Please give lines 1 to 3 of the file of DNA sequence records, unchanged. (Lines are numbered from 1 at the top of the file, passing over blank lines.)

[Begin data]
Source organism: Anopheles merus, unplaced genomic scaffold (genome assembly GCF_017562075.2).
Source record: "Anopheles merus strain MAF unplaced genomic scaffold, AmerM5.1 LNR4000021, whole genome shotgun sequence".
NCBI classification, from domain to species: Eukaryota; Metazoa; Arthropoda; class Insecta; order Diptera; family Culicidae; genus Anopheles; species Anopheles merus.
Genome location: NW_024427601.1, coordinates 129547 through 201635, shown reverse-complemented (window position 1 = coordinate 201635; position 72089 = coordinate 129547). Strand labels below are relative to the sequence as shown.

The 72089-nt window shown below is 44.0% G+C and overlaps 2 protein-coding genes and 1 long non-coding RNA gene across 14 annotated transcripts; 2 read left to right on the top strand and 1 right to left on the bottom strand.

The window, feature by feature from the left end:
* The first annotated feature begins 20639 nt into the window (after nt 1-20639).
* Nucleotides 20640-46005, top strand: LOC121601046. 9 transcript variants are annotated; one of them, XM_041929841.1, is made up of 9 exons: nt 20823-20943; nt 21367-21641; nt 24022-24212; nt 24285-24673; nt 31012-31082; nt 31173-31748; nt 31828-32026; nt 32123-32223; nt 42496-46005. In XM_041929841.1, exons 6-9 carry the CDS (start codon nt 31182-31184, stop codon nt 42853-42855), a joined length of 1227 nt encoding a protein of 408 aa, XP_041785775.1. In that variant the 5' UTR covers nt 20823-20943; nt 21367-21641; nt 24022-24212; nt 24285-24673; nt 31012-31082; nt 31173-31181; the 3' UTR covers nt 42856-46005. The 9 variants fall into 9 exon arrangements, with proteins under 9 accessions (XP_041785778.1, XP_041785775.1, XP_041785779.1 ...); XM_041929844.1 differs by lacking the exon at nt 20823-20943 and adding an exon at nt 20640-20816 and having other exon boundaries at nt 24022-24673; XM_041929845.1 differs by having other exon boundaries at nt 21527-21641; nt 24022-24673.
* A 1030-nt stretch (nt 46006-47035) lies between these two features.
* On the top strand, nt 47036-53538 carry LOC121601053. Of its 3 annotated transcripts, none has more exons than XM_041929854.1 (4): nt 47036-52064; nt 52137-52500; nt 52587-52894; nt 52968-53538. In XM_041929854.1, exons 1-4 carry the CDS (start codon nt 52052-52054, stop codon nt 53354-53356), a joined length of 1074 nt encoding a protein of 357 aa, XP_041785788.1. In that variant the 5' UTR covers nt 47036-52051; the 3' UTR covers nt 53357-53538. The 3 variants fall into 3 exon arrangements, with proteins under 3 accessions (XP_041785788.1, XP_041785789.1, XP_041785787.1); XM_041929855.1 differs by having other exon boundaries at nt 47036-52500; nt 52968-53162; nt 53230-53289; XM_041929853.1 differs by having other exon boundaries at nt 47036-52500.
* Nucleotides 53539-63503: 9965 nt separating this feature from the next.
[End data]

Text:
Source organism: Anopheles merus, unplaced genomic scaffold (genome assembly GCF_017562075.2).
Source record: "Anopheles merus strain MAF unplaced genomic scaffold, AmerM5.1 LNR4000021, whole genome shotgun sequence".
NCBI classification, from domain to species: Eukaryota; Metazoa; Arthropoda; class Insecta; order Diptera; family Culicidae; genus Anopheles; species Anopheles merus.